Robert Christgau: Dean of American Rock Critics

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Frank Ocean

  • Nostalgia, Ultra [free download, 2011] A
  • The Lonny Breaux Collection [free download, 2011] **
  • Channel Orange [Def Jam, 2012] A-
  • Blond/Blonde [self-released, 2016] B+

Consumer Guide Reviews:

Nostalgia, Ultra [free download, 2011]
A high point many admirers never mention sets the tone--the lead "Strawberry Swing," where the alienated young r&b pro rewrites the sappy Coldplay single without underplaying its lyricism or, as promised, its nostalgia. "I've loved the good times here" is a sendoff worthy of the "dying world" Ocean calls home. His romantic laments are models of texture, respect, and profound loss, their beats subtle, seductive, weird, and seized like time whether he's deploying "songs for women" that are soon trumped by Drake's, not feeling a porn-moonlighting dental student and her "novacaine," or annulling a courthouse wedding solemnized just before his bride turned in her term paper on hijab. Swagga his Odd Future crew: "It's Smooth Ass Music About Bitches, Relationships And Being A Rich Young Nigga . . . But In A Swagged Out Way." Lord he's so over their heads. A

The Lonny Breaux Collection [free download, 2011]
Alienated love songs just barely set apart by their specifics ("When I'm Done," "Scared of Beautiful") **

Channel Orange [Def Jam, 2012]
One, Nostalgia, Ultra wasn't perfect. Two, neither is this, but in a different way. There's no song here as astonishing as "Strawberry Swing," "Novacane," or "American Wedding"--two of which, you will note, exploit Other People's Music (not to mention the Other Man's Music), and all of which inhabit a narrative world simultaneously richer and more ordinary than the haut-monde demimonde of most of these songs. But the musical craft on this almost sampleless album is so even-keeled that there's no song here as forgettable as "There Will Be Tears" or "Dust" either. You could speculate that when he's the sole composer Ocean resists making a show of himself--resists the dope hook, the smart tempo, the transcendent falsetto itself. And just as his music is about control, he never promotes a subject matter I believe fascinates him in a cautionary way, as the assigned fate of the r&b elite. Definitely his official debut is about the demimonde, not of it. And definitely the verbal content rules. For a musical prodigy to be a writer first is a mitzvah. But that doesn't mean we have to share his fascinations. A-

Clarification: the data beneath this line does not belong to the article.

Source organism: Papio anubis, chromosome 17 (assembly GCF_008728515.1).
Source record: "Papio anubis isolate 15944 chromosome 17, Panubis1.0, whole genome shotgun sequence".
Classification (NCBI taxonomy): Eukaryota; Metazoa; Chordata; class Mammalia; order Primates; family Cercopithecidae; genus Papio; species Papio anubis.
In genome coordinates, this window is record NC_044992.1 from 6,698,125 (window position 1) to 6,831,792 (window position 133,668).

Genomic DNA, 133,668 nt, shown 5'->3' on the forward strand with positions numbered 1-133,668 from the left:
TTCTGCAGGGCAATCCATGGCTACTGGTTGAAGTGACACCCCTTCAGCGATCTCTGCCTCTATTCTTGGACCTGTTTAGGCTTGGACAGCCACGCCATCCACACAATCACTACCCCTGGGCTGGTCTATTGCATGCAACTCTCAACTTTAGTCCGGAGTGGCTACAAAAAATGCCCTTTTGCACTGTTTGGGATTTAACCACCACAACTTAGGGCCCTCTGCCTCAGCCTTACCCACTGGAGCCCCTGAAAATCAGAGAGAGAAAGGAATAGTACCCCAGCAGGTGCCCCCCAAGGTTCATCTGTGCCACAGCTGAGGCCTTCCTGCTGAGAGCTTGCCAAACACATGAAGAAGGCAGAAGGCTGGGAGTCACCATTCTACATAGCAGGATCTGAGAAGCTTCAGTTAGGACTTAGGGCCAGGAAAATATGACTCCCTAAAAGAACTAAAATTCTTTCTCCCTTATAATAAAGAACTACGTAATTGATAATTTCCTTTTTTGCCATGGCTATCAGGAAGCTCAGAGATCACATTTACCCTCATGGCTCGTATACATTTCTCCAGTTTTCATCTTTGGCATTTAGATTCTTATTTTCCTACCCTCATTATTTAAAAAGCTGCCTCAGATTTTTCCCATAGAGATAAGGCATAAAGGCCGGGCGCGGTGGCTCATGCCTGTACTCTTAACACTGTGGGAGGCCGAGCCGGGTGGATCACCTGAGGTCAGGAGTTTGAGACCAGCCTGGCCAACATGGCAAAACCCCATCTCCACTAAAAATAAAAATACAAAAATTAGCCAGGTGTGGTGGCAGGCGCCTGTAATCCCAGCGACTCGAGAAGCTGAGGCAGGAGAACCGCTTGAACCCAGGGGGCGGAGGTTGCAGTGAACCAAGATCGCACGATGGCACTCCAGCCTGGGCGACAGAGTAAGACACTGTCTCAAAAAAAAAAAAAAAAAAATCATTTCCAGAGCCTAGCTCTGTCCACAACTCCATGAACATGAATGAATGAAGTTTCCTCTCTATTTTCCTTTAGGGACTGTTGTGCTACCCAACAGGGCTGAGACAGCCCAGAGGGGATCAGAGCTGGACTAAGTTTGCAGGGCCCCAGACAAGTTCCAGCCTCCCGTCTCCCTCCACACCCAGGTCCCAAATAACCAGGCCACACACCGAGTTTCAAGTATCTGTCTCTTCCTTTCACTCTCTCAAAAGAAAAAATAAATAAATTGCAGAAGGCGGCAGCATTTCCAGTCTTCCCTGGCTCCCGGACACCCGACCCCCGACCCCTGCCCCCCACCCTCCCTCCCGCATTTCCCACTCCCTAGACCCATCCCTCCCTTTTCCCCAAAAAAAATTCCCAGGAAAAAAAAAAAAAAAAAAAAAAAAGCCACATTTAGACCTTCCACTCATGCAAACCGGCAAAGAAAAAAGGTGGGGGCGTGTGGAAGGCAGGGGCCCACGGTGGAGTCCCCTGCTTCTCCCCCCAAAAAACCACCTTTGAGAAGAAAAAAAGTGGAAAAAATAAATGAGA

Blond/Blonde [self-released, 2016]
This indifferent melodist's coup d'art only comes into its own when he brings the noise--especially as of the clamorous "Nights," which together with the 100-mph Andre 3000 rap and the rehearsal-tuneup chorale that follow add up to the only nine minutes on his stairway to nowhere that I'd call thrilling as well as admirable. Sometimes it's deeply admirable, true, like for instance the candidly awkward "Good Guy," the telling "Facebook Story" tale, and Ocean's determination to rely on the musical authority of his expressive and capable but unathletic voice--I love the way "Good Guy" Auto-Tunes down. As on Channel Orange, however, his angst is a luxury of leisure--his wealth, hold the fame. Because some of his interpersonals could happen to anyone, his fans relate, and good for him. But most are specific to his social status. Why doesn't he whine more about the travails of stardom? Because he knows damn well how much he enjoys the freedom it affords him. B+